We're pleased to announce our programme. Buy tickets here online, from the booking office on 089 436 9868, or from the The Book MARKet Café in Kells (tel 085 889 6352) or Antonia's Bookstore in Trim (tel 046 943 7532). You can view a copy of the printed programme here.
Some of Ireland’s leading writers of fiction will be taking part in this year’s festival. Colm Tóibín (Brooklyn, Nora Webster, House of Names), and Maggie O’Farrell (I Am, I Am, I Am, This Must Be the Place) will be making their first visits to Kells, as will Emer McLysaght and Sarah Breen (Oh My God What a Complete Aisling). John Banville (The Sea, Mrs. Osmond), Liz Nugent (Unravelling Oliver, Skin Deep), Frank McGuinness (The Woodcutter and His Family), Lisa McInerney (The Glorious Heresies, The Blood Miracles) will be returning to our festival. Michael Harding (Staring at Lakes, Hanging with the Elephant) will host a workshop on the art of memoir, and John McKenna (Clare, A Haunted Heart) will host a fiction writing workshop.
Loughcrew-based / Gallery Press poet and publisher Peter Fallon will team up, once again, with sister and brother Saramai and Oisin Leech (The Lost Brothers) for an evening session of poetry, music and conversation. Award winning American playwright Matthew Spangler (The Kite Runner) will talk about his globe-trotting adaptation of the Khaled Hosseini novel and will later team up with Mary Manning to describe how he would go about adapting her memoir Striking Back.
In what we hope will be the first of many visits to Hinterland the Rick O’Shea Book Club will tackle Oh My God What a Complete Aisling written by Emer McLysaght and Sarah Breen.
Ashbourne resident Aidan Comerford discusses his heart-warming and hilarious memoir Corn Flakes for Dinner, the story of how his life happened when he was making other plans. Mullingar based author Patricia Gibney will talk about cracking the huge digital book market with her crime thriller series.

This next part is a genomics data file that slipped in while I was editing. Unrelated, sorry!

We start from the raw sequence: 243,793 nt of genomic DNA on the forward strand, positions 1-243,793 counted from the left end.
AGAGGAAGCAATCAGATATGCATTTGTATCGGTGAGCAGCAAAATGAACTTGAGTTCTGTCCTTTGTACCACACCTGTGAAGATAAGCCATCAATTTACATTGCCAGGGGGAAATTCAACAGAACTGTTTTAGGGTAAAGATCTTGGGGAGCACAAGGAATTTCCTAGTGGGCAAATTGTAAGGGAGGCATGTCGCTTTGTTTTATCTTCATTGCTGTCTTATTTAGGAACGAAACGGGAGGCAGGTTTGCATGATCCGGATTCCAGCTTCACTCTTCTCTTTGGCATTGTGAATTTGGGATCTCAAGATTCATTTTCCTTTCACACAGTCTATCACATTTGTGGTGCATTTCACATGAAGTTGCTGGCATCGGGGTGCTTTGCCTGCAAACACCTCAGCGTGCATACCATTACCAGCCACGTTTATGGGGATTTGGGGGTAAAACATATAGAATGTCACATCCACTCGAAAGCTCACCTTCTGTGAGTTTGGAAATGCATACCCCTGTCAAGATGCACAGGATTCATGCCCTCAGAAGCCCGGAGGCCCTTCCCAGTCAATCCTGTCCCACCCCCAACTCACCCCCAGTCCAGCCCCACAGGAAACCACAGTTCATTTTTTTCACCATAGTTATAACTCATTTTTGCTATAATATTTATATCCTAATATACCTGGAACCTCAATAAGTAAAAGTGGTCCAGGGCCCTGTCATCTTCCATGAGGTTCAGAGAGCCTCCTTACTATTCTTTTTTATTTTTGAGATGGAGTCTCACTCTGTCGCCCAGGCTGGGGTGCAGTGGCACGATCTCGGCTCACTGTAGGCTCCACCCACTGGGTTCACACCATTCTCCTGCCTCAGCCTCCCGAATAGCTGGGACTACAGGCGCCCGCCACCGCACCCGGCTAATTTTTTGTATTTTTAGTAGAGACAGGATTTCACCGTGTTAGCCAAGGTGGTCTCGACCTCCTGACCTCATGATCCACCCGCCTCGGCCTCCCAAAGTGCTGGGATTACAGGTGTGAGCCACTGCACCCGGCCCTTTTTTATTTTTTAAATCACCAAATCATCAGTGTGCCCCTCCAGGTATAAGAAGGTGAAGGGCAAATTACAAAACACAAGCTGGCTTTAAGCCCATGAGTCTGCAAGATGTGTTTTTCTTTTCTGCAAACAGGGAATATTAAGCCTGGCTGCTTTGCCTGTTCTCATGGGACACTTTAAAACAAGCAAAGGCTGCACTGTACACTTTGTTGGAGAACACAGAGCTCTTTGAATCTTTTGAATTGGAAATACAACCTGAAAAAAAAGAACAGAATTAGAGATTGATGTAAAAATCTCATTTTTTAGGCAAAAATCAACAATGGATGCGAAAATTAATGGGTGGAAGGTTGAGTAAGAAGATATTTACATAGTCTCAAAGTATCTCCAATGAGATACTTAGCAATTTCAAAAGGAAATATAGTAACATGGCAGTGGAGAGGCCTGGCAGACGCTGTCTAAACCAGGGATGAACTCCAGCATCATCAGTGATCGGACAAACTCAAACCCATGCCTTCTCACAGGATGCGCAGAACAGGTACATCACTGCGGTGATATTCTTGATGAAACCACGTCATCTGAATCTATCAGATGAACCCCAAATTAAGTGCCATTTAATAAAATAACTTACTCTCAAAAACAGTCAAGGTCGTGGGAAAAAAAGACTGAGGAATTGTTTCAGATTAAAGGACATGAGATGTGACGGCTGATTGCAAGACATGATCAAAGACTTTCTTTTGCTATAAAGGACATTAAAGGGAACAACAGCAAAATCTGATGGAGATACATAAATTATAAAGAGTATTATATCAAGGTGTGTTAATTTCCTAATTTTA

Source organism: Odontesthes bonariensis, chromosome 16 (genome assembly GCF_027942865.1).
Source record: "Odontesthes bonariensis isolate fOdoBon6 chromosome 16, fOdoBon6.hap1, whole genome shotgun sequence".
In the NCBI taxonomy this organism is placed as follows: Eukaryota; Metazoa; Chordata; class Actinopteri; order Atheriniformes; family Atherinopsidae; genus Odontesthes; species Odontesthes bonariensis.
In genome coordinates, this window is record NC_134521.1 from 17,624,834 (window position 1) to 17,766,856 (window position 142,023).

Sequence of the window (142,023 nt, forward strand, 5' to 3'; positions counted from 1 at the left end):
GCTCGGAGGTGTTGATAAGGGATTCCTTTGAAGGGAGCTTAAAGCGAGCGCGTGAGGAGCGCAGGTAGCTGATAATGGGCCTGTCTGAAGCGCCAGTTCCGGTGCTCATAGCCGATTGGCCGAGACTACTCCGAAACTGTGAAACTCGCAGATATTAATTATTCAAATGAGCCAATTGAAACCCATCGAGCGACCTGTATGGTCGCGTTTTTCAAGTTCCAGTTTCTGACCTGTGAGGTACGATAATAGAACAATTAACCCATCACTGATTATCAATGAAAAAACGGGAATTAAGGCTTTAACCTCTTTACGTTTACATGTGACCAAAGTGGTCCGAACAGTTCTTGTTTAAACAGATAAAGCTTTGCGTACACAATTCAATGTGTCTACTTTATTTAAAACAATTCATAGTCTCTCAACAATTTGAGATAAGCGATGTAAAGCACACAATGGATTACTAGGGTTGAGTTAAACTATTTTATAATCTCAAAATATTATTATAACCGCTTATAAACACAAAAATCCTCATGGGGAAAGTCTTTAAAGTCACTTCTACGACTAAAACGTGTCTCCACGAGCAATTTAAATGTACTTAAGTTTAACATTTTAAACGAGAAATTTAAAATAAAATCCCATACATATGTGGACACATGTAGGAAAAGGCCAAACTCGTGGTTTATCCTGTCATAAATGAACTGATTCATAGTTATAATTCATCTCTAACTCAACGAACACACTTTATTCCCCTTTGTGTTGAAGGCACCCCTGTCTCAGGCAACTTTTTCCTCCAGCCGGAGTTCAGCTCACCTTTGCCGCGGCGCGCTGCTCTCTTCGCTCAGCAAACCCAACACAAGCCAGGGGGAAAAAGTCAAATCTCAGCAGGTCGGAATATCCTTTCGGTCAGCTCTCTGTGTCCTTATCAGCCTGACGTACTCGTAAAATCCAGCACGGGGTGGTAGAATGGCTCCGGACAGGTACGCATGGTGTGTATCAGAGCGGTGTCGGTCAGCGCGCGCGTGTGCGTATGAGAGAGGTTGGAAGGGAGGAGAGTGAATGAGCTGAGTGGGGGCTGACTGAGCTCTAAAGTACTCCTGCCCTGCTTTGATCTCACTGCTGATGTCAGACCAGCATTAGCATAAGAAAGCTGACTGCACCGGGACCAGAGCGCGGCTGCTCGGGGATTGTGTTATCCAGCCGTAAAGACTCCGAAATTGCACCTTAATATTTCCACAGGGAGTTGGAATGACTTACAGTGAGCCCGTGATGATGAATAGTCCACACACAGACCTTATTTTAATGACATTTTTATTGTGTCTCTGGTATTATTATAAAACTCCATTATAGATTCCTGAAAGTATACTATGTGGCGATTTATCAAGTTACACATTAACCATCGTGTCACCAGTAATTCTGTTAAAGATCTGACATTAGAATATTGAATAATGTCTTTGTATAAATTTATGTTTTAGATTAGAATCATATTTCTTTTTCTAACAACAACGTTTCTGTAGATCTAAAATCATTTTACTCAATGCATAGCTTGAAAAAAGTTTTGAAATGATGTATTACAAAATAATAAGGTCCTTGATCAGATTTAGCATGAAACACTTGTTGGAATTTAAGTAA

Maggie O’Farrell makes her first visit to Hinterland having just added a critically acclaimed memoir to her already impressive list of novels and literary awards. The author of seven novels, she won a Somerset Maugham Award in 2005 for The Distance Between Us. She followed that up five years later with the 2010 Costa Novel Award for The Hand That First Held Mine. The memoir that caused such a stir in late 2017 is I Am, I Am, I Am, a narrative of 17 near-death encounters that have punctuated her life. These include a mismanaged labour in an understaffed hospital. She talks to Sinead Gleeson.
Emer McLysaght and Sarah Breen, the creators of the much-loved Aisling character and the popular Facebook page ‘Oh My God, What a Complete Aisling’, bring Aisling to life in their novel about the quintessential country girl in the big smoke. Aisling is twenty-eight and she’s a complete…Aisling. She lives at home in Ballygobbard (or Ballygobackwards, as some gas tickets call it) with her parents and commutes to her good job at PensionsPlus in Dublin. Emer and Sarah claim to be at least 42% Aisling themselves. Nonetheless, their book has been at the top of the Irish bestseller lists for months now, so the 58% non-Aisling must have asserted itself at some point. They speak to Rick O’Shea.
RTÉ broadcaster Rick O’Shea describes himself as a ‘book pusher and an event host’. And that’s what he’ll be doing at Hinterland. The Rick O’Shea Book Club boasts over 14,000 members. Rick and his panel of critics (Cara Gavigan, Ciara McGurl, Avril Murphy, Elva Leavy) will discuss Oh My God What a Complete Aisling by Emer McLysaght and Sarah Breen, which was published in 2017, topped the bestseller lists in Ireland, and is still selling well in 2018.
Since the death of fellow Donegal man Brian Friel, Frank McGuinness can legitimately lay claim to the title of Irish Drama Laureate (as the position does not exist we can make this assertion on his behalf – he would be too modest to do so himself). He is the author of one of the classics plays of the Irish canon, Observe the Sons of Ulster Marching Towards the Somme, a work that had a social and political impact that went far beyond theatre. He began his writing career as a poet and it was in this capacity that he appeared at the Kells/Hay Festival in 2013. And although he is, arguably, Ireland’s premier dramatist, he will be returning to Kells to read and discuss his latest novel, The Woodcutter and his Family, which deals with the last days of James Joyce in Zurich.